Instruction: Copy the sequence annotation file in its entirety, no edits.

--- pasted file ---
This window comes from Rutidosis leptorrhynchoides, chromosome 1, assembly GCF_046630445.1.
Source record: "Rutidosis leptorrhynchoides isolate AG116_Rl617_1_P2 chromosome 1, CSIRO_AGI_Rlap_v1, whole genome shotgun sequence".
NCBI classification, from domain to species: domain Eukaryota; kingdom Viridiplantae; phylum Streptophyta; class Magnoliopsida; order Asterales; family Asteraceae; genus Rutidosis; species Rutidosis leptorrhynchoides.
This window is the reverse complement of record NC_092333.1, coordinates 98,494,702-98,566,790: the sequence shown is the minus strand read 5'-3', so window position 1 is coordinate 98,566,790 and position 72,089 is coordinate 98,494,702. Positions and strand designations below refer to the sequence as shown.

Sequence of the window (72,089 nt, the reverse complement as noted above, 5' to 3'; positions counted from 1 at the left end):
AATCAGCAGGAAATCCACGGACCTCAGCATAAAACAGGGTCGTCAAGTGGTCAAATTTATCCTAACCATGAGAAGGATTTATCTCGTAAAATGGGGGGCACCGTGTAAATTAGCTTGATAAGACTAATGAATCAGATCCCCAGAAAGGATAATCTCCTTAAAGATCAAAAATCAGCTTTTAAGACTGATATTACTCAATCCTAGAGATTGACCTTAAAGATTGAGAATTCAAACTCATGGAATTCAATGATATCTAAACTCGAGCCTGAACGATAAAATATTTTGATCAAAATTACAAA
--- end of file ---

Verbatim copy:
This window comes from Rutidosis leptorrhynchoides, chromosome 1, assembly GCF_046630445.1.
Source record: "Rutidosis leptorrhynchoides isolate AG116_Rl617_1_P2 chromosome 1, CSIRO_AGI_Rlap_v1, whole genome shotgun sequence".
NCBI classification, from domain to species: domain Eukaryota; kingdom Viridiplantae; phylum Streptophyta; class Magnoliopsida; order Asterales; family Asteraceae; genus Rutidosis; species Rutidosis leptorrhynchoides.
This window is the reverse complement of record NC_092333.1, coordinates 98,494,702-98,566,790: the sequence shown is the minus strand read 5'-3', so window position 1 is coordinate 98,566,790 and position 72,089 is coordinate 98,494,702. Positions and strand designations below refer to the sequence as shown.

Sequence of the window (72,089 nt, the reverse complement as noted above, 5' to 3'; positions counted from 1 at the left end):
AATCAGCAGGAAATCCACGGACCTCAGCATAAAACAGGGTCGTCAAGTGGTCAAATTTATCCTAACCATGAGAAGGATTTATCTCGTAAAATGGGGGGCACCGTGTAAATTAGCTTGATAAGACTAATGAATCAGATCCCCAGAAAGGATAATCTCCTTAAAGATCAAAAATCAGCTTTTAAGACTGATATTACTCAATCCTAGAGATTGACCTTAAAGATTGAGAATTCAAACTCATGGAATTCAATGATATCTAAACTCGAGCCTGAACGATAAAATATTTTGATCAAAATTACAAA